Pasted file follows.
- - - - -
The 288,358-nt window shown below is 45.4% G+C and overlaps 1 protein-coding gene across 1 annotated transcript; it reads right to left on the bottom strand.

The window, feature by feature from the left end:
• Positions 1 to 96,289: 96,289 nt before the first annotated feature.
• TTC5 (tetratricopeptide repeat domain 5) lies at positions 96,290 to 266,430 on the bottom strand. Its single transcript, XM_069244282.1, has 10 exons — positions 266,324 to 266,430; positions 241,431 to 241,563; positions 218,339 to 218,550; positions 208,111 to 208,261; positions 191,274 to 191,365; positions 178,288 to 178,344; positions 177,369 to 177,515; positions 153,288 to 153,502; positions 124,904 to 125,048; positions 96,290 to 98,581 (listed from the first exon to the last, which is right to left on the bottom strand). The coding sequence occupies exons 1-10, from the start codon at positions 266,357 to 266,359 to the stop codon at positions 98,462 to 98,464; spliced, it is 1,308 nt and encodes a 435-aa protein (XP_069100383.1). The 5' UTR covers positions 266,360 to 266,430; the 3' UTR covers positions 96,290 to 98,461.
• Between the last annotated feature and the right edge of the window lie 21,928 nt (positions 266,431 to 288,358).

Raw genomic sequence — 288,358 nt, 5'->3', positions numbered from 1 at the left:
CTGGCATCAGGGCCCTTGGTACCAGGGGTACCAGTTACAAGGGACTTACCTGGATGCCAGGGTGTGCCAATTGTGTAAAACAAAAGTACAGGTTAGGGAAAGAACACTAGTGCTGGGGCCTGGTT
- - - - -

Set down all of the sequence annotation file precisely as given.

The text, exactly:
The 288,358-nt window shown below is 45.4% G+C and overlaps 1 protein-coding gene across 1 annotated transcript; it reads right to left on the bottom strand.

The window, feature by feature from the left end:
• Positions 1 to 96,289: 96,289 nt before the first annotated feature.
• TTC5 (tetratricopeptide repeat domain 5) lies at positions 96,290 to 266,430 on the bottom strand. Its single transcript, XM_069244282.1, has 10 exons — positions 266,324 to 266,430; positions 241,431 to 241,563; positions 218,339 to 218,550; positions 208,111 to 208,261; positions 191,274 to 191,365; positions 178,288 to 178,344; positions 177,369 to 177,515; positions 153,288 to 153,502; positions 124,904 to 125,048; positions 96,290 to 98,581 (listed from the first exon to the last, which is right to left on the bottom strand). The coding sequence occupies exons 1-10, from the start codon at positions 266,357 to 266,359 to the stop codon at positions 98,462 to 98,464; spliced, it is 1,308 nt and encodes a 435-aa protein (XP_069100383.1). The 5' UTR covers positions 266,360 to 266,430; the 3' UTR covers positions 96,290 to 98,461.
• Between the last annotated feature and the right edge of the window lie 21,928 nt (positions 266,431 to 288,358).

Raw genomic sequence — 288,358 nt, 5'->3', positions numbered from 1 at the left:
CTGGCATCAGGGCCCTTGGTACCAGGGGTACCAGTTACAAGGGACTTACCTGGATGCCAGGGTGTGCCAATTGTGTAAAACAAAAGTACAGGTTAGGGAAAGAACACTAGTGCTGGGGCCTGGTT